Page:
Red Cedar Brodie

Red Cedar Brodie


Description: The Red Cedar 'Brodie' is a compact, columnar variety of the Eastern Red Cedar. It features dense, upright branches that form a narrow, pyramidal shape. The foliage consists of scale-like needles that are typically dark green in color, turning bronze or purple in the winter months. This cultivar is dioecious, meaning it produces separate male and female cones on different trees. Female trees produce small, bluish-purple berries that attract birds and wildlife.

Size: The Red Cedar 'Brodie' typically grows to a height of 10 to 15 feet (3 to 4.5 meters) with a spread of 3 to 4 feet (0.9 to 1.2 meters) at maturity. Its compact size and columnar form make it an excellent choice for smaller landscapes, urban gardens, or narrow planting areas.

Best Growing Zones: The Red Cedar 'Brodie' thrives in USDA hardiness zones 3 through 9. It is adaptable to a wide range of growing conditions and can tolerate heat, drought, and poor soil. This cultivar is well-suited to temperate climates with cold winters and hot summers, making it suitable for a variety of regions across North America.

Soil Requirements: Red Cedar 'Brodie' prefers well-drained soil but is tolerant of a variety of soil types, including sandy, loamy, or clay soil. It can also tolerate alkaline soil conditions. Once established, this cultivar is relatively drought-tolerant and requires minimal supplemental watering.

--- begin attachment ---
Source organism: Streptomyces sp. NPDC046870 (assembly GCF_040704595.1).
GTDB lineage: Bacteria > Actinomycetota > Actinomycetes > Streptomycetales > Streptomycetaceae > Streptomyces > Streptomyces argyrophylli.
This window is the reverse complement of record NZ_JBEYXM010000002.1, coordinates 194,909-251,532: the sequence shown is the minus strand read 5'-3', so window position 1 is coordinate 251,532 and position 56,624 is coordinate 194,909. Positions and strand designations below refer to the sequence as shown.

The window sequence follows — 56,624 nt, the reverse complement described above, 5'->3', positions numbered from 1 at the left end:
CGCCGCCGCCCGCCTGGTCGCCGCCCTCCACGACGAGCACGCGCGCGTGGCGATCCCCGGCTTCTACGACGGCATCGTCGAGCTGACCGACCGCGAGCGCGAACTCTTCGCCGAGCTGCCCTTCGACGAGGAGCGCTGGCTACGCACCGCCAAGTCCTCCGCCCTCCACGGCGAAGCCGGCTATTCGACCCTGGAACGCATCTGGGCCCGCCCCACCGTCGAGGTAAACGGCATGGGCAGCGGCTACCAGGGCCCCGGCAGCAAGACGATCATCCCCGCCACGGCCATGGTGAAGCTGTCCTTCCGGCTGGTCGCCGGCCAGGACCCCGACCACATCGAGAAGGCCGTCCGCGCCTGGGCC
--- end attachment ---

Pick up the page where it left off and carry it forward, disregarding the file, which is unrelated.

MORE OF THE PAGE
Light Requirements: Red Cedar 'Brodie' thrives in full sun to partial shade. It prefers at least 6 hours of sunlight per day to maintain its compact form and dense foliage. While it can tolerate some shade, too much shade may result in sparse growth and reduced vigor.

Maintenance: Red Cedar 'Brodie' is a low-maintenance tree. It requires minimal pruning but can be trimmed as needed to maintain its desired shape or remove any dead or diseased branches. Pruning is best done in late winter or early spring before new growth begins. This cultivar is relatively pest and disease resistant, but it may occasionally be affected by issues such as cedar-apple rust or bagworms. These problems can usually be managed with proper cultural practices.

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